To ride in the war

This post is also available in: German

We leave early in the morning and head east, more precisely to the Slovak-Ukrainian border at Ushgorod and beyond. It is 10 April 2022 and the information on Bushta (Буча) is just a few days old.

Large organisations do this regularly, so they do have corresponding sources of information. On our side, we had to get a picture of the situation from various (online) sources. Together with our accumulated experience in the Eastern Bloc, additional assumptions are made and probabilities discussed. There was also a meeting at Brunnenmarkt to coordinate any questions.
We have planned two navigation systems and a map as on-board “technology” so that we are not helpless in case of detours and diversions.
Two weeks of planning are behind us: route (with alternative routes), petrol stations, equipment, studying Ukrainian dictionaries and online trainings, fuel calculations, researching at the embassy, determining and creating shopping and transport lists. All this had to be done before we could even start the journey.

Alena (my Ukrainian counterpart) has already expressed her reservations, but finally “resigned”, and WIMA (International) also made an effort to dissuade us from this plan.
But that is impossible. Olpo and I would be prepared to do even more, if necessary.
The trip has other reason too, not only the humanitarian purpose.
It is also a first trial balloon for us to get to know the local conditions better for further actions if necessary.

But first, we really have to get going, and the question is, of course, will we make it? What hurdles and challenges await us? Will we get back safely? Will we come back at all? The testament is written and safely stored at home, to be prepared is all we can do now. The tension is great, everything can be a success or a failure.

I already know the route through Slovakia from the last two trips to the border, where the WIMA girls and I have already delivered aid supplies and also picked up refugees on the way back.
Olpo, for his part, can get to know Slovakia in the front row of his IVECO van, the transporter that takes our motorbikes, petrol or diesel canisters and partly empty boxes to the east.

Our first real stop is in Michalovce (SK), where we storm the already familiar TESCO and buy food as well as utensils for elderly people. 2 huge shopping rounds later and 2 additional drugstores in addition, the prepared boxes are filled to the brim.  The car is filled up again and then it’s off to the border. It is surprisingly quiet on a Sunday evening, otherwise the place is swarming with trucks, cars and refugees, but at the moment it is relatively quiet.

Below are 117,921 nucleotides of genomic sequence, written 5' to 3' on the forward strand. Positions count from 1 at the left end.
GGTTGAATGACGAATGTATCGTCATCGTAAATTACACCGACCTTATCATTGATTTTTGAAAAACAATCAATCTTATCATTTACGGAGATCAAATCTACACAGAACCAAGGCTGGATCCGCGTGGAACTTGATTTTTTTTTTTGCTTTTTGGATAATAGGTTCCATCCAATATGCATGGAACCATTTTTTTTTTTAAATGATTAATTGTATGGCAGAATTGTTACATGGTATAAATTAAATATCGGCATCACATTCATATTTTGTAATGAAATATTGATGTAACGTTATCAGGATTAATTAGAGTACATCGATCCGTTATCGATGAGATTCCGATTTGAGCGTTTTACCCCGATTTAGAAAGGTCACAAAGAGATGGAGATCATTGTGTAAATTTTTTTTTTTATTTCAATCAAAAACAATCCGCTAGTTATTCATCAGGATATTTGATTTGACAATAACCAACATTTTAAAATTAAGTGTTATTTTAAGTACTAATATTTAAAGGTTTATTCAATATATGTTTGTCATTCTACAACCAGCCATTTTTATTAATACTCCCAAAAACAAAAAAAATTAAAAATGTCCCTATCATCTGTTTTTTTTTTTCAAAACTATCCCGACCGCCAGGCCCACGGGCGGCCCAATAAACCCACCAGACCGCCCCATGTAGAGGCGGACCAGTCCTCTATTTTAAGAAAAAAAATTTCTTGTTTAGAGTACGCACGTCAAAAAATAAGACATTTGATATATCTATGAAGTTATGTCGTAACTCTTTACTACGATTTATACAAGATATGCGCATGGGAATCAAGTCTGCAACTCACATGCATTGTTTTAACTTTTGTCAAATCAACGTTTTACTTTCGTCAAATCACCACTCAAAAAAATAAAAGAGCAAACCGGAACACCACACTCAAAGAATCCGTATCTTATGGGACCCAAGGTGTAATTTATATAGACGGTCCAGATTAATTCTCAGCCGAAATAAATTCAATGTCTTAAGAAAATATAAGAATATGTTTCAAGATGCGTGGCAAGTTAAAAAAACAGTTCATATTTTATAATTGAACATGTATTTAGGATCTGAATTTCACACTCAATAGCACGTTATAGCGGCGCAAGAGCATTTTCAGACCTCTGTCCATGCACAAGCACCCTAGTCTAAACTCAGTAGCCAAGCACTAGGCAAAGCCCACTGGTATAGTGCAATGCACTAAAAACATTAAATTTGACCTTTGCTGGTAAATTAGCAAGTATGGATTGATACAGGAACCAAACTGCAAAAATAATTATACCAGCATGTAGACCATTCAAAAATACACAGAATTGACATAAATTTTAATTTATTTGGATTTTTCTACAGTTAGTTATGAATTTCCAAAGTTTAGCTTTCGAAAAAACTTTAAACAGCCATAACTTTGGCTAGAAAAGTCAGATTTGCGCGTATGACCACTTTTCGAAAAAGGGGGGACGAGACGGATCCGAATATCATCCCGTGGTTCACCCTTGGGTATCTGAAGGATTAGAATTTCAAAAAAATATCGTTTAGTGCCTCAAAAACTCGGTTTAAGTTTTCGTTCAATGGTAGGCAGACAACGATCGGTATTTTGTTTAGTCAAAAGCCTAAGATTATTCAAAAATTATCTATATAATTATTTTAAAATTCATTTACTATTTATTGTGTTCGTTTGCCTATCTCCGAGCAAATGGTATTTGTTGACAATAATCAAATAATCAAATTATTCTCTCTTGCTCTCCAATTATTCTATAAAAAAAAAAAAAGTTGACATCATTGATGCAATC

Actually, the ideal conditions for an easy, quick border crossing.
I know the Google Maps reviews of this border crossing. They are not exhilarating and are full of scathing comments about the border staff and the “performance”.

We are convinced that things can only get better today, after all, we are transporting aid supplies to Ukraine.
It starts so simply: First we go to the car border crossing and queue up in the short line. There are only 3 cars in front of us, so it can’t take forever. Well, it would have been, but then this bus with 30 passengers appears next to us, and just as many passports, which now come before us. They are conscientiously scanned, stamped, etc… by the only female border official, while her male colleagues are sitting in their armchairs surfing on their smartphones, etc….
So it takes a while until it is also our turn. The relief is short-lived, however, because we are told tersely that aid deliveries also have to pass through customs, so we have to go to the truck crossing!
At the truck crossing, things don’t look too bad at first. We drive to the end of the line, only to be driven back to the entrance by a madam. There is an axle weighing device right there that has to be passed slowly. After she has entered the vehicle data. The other way round would probably also be possible, but the rule is obviously the rule.

We need a few attempts until the time and speed are right for them, and with that we get the first docket in our hands.
With this, we continue to the Slovakian border police and customs guard. It is not clear to us why customs are required at the exit, but they know that it is a regulation….
Humanitarian Transport? DA!
So far so good, but at the latest when we open the doors of the car, our two motorbikes catch our eye. The border customs officer’s first reaction: Problema!

So we explain our plan in a long-winded way: We drive to Kyiv with the aid supplies and hand them over to a Ukrainian organisation (WIMA-Ukraine) by vehicle and then drive back with OUR motorbikes. After a while they have understood this in principle and want to check it. They check the motorbike data (which is not so easy due to the full van) so that they are sure that the motorbikes really belong to us. The next step is the passport control, and then we are finally waved on.